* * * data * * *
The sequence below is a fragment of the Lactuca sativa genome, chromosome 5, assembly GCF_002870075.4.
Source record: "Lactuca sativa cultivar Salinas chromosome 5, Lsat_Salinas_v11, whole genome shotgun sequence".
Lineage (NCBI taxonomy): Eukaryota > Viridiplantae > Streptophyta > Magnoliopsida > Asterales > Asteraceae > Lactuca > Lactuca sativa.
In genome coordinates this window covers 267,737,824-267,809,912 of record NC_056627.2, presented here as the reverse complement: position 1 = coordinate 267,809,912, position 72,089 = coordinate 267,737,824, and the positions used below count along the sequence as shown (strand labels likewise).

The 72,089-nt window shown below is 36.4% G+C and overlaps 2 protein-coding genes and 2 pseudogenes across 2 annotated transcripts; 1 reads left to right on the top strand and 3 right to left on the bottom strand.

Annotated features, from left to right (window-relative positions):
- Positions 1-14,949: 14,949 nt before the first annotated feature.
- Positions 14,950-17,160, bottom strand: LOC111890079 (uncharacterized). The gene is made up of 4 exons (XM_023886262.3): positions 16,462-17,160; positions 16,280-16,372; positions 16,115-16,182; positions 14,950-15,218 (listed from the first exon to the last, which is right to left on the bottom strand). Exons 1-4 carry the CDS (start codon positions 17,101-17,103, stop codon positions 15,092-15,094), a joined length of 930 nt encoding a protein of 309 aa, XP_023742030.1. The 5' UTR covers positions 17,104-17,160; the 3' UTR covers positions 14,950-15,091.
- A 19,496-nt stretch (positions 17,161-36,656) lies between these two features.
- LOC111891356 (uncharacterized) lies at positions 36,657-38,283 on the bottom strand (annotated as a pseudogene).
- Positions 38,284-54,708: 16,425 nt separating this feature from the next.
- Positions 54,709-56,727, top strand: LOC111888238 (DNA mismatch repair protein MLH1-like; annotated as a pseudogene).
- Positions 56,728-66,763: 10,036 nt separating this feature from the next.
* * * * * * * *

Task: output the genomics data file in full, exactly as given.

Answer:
The sequence below is a fragment of the Lactuca sativa genome, chromosome 5, assembly GCF_002870075.4.
Source record: "Lactuca sativa cultivar Salinas chromosome 5, Lsat_Salinas_v11, whole genome shotgun sequence".
Lineage (NCBI taxonomy): Eukaryota > Viridiplantae > Streptophyta > Magnoliopsida > Asterales > Asteraceae > Lactuca > Lactuca sativa.
In genome coordinates this window covers 267,737,824-267,809,912 of record NC_056627.2, presented here as the reverse complement: position 1 = coordinate 267,809,912, position 72,089 = coordinate 267,737,824, and the positions used below count along the sequence as shown (strand labels likewise).

The 72,089-nt window shown below is 36.4% G+C and overlaps 2 protein-coding genes and 2 pseudogenes across 2 annotated transcripts; 1 reads left to right on the top strand and 3 right to left on the bottom strand.

Annotated features, from left to right (window-relative positions):
- Positions 1-14,949: 14,949 nt before the first annotated feature.
- Positions 14,950-17,160, bottom strand: LOC111890079 (uncharacterized). The gene is made up of 4 exons (XM_023886262.3): positions 16,462-17,160; positions 16,280-16,372; positions 16,115-16,182; positions 14,950-15,218 (listed from the first exon to the last, which is right to left on the bottom strand). Exons 1-4 carry the CDS (start codon positions 17,101-17,103, stop codon positions 15,092-15,094), a joined length of 930 nt encoding a protein of 309 aa, XP_023742030.1. The 5' UTR covers positions 17,104-17,160; the 3' UTR covers positions 14,950-15,091.
- A 19,496-nt stretch (positions 17,161-36,656) lies between these two features.
- LOC111891356 (uncharacterized) lies at positions 36,657-38,283 on the bottom strand (annotated as a pseudogene).
- Positions 38,284-54,708: 16,425 nt separating this feature from the next.
- Positions 54,709-56,727, top strand: LOC111888238 (DNA mismatch repair protein MLH1-like; annotated as a pseudogene).
- Positions 56,728-66,763: 10,036 nt separating this feature from the next.